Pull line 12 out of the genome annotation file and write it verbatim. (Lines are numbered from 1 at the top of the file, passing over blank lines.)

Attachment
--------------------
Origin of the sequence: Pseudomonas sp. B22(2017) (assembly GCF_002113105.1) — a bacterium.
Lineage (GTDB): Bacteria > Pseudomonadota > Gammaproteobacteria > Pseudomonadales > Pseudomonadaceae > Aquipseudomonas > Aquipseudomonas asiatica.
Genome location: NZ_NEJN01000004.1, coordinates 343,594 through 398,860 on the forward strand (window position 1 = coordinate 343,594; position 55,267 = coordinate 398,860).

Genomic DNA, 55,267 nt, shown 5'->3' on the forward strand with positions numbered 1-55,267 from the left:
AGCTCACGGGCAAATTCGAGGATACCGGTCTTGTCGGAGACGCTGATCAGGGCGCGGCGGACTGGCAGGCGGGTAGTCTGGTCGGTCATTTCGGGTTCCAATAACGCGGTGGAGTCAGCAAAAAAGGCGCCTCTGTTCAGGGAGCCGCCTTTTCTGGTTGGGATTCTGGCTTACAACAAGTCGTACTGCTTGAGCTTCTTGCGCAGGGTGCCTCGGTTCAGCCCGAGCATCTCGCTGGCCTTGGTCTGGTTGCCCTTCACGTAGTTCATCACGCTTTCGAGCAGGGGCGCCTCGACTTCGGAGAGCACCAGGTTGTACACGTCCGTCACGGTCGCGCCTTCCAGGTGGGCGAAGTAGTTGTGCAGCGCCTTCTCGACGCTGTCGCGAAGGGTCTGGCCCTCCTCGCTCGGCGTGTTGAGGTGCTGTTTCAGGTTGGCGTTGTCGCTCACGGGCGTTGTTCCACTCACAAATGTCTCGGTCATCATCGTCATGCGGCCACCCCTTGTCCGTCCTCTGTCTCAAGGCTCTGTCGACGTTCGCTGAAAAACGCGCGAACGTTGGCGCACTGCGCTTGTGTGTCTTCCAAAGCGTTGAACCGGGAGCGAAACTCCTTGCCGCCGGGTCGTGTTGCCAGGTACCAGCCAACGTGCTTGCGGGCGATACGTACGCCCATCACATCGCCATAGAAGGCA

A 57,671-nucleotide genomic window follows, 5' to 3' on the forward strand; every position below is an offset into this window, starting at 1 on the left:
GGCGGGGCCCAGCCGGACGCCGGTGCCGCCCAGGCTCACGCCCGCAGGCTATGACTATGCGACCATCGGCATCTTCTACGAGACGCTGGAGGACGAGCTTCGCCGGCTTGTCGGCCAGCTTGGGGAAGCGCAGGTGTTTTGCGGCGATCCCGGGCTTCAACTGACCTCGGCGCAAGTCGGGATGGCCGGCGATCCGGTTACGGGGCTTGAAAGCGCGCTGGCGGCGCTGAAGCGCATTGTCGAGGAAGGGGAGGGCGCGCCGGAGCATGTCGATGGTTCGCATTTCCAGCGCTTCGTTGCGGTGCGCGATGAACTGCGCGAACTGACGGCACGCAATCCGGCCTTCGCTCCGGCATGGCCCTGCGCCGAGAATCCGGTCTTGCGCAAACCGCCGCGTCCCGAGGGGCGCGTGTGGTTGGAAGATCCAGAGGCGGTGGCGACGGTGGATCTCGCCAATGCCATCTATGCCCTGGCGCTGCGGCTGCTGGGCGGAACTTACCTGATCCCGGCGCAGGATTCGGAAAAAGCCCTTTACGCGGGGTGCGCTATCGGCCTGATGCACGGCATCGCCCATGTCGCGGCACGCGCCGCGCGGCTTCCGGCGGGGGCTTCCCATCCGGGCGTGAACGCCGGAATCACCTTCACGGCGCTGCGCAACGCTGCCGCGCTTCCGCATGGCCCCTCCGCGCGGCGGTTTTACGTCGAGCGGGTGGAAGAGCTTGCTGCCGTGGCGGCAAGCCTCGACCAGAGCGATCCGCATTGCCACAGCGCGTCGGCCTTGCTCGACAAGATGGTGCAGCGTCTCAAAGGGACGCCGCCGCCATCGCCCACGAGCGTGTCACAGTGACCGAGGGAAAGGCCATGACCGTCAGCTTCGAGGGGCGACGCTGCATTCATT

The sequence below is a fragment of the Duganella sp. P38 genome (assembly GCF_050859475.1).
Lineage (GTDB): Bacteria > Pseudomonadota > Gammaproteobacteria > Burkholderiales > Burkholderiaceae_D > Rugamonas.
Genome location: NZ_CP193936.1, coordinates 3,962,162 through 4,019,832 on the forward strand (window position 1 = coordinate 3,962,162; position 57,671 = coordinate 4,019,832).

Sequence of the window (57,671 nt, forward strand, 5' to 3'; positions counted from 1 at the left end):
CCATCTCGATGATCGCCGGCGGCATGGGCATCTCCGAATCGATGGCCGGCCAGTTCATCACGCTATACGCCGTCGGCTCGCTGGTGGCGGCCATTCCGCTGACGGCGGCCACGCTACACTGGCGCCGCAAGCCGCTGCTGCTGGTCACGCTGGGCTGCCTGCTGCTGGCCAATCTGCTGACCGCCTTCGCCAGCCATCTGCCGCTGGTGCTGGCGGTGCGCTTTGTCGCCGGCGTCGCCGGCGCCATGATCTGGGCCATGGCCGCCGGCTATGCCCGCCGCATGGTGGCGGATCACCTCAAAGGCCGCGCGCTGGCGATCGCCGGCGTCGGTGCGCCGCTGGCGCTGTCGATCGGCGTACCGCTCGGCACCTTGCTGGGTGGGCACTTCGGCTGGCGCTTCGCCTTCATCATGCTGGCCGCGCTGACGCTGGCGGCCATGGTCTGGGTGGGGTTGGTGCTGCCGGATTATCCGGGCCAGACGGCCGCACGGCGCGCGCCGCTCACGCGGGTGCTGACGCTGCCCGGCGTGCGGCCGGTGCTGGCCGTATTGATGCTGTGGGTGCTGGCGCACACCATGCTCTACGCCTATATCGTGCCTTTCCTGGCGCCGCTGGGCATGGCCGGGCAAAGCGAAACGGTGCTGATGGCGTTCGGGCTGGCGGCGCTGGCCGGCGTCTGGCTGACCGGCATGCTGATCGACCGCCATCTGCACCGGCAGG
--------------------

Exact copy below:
CCATCTCGATGATCGCCGGCGGCATGGGCATCTCCGAATCGATGGCCGGCCAGTTCATCACGCTATACGCCGTCGGCTCGCTGGTGGCGGCCATTCCGCTGACGGCGGCCACGCTACACTGGCGCCGCAAGCCGCTGCTGCTGGTCACGCTGGGCTGCCTGCTGCTGGCCAATCTGCTGACCGCCTTCGCCAGCCATCTGCCGCTGGTGCTGGCGGTGCGCTTTGTCGCCGGCGTCGCCGGCGCCATGATCTGGGCCATGGCCGCCGGCTATGCCCGCCGCATGGTGGCGGATCACCTCAAAGGCCGCGCGCTGGCGATCGCCGGCGTCGGTGCGCCGCTGGCGCTGTCGATCGGCGTACCGCTCGGCACCTTGCTGGGTGGGCACTTCGGCTGGCGCTTCGCCTTCATCATGCTGGCCGCGCTGACGCTGGCGGCCATGGTCTGGGTGGGGTTGGTGCTGCCGGATTATCCGGGCCAGACGGCCGCACGGCGCGCGCCGCTCACGCGGGTGCTGACGCTGCCCGGCGTGCGGCCGGTGCTGGCCGTATTGATGCTGTGGGTGCTGGCGCACACCATGCTCTACGCCTATATCGTGCCTTTCCTGGCGCCGCTGGGCATGGCCGGGCAAAGCGAAACGGTGCTGATGGCGTTCGGGCTGGCGGCGCTGGCCGGCGTCTGGCTGACCGGCATGCTGATCGACCGCCATCTGCACCGGCAGG